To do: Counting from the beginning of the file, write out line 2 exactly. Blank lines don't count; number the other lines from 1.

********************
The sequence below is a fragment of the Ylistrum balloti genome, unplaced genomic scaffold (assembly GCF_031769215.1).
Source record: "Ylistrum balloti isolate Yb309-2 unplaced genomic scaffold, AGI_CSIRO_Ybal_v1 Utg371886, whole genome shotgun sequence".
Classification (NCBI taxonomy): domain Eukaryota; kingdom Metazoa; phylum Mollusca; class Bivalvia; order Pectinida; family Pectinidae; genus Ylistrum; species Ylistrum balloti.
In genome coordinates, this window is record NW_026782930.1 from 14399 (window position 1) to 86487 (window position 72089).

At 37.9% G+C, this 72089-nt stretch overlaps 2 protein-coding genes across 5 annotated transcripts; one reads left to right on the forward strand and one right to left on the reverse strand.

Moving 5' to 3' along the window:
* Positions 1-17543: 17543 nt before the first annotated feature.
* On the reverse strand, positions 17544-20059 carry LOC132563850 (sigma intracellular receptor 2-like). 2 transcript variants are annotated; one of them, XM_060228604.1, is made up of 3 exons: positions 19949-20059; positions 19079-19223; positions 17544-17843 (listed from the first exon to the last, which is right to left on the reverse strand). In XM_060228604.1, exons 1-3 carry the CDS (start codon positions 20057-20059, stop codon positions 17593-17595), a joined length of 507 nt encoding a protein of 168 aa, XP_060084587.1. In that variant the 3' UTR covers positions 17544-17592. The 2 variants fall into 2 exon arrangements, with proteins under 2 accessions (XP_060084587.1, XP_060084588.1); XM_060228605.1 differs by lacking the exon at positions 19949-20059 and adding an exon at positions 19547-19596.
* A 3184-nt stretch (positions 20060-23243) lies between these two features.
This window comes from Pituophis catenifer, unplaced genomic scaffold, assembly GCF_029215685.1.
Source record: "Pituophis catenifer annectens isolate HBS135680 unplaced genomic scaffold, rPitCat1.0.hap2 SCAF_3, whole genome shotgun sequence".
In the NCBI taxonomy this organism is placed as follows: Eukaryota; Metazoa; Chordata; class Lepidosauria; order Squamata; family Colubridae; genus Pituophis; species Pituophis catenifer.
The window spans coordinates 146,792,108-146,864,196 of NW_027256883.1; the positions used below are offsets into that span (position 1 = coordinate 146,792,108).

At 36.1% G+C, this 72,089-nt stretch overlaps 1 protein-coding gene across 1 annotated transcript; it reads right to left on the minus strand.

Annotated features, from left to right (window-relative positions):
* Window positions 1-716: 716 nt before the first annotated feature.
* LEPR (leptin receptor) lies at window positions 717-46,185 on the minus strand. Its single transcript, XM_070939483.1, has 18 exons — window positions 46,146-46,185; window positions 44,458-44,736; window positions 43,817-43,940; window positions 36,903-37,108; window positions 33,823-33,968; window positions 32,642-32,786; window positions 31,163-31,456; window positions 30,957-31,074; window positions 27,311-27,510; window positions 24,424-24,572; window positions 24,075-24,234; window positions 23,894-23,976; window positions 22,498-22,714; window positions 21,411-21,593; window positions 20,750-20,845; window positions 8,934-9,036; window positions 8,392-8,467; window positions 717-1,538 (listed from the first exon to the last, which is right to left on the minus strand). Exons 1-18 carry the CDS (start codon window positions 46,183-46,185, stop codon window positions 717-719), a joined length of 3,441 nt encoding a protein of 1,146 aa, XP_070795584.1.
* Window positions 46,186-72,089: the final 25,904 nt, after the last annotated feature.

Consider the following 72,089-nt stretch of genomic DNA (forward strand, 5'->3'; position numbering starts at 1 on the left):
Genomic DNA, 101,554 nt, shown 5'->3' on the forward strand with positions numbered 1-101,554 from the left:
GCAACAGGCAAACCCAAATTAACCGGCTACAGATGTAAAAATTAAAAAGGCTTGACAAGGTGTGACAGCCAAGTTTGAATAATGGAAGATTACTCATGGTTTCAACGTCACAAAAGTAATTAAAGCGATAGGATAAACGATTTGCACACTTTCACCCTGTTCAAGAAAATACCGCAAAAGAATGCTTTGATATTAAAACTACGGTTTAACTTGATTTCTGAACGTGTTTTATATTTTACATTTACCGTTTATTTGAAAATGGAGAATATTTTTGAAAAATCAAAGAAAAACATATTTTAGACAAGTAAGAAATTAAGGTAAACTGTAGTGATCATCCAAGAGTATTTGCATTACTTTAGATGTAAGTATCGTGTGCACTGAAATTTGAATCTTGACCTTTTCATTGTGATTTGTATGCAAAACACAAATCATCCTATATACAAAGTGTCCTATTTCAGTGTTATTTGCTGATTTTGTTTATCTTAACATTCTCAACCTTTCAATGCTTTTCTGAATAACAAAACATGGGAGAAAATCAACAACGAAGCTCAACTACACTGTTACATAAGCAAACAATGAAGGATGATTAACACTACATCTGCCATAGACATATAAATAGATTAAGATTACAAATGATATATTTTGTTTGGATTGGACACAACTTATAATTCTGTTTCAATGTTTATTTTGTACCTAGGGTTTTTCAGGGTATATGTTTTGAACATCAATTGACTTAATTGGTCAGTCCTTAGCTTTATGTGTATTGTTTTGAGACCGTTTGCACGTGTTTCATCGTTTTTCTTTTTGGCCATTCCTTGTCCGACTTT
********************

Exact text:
Source record: "Ylistrum balloti isolate Yb309-2 unplaced genomic scaffold, AGI_CSIRO_Ybal_v1 Utg371886, whole genome shotgun sequence".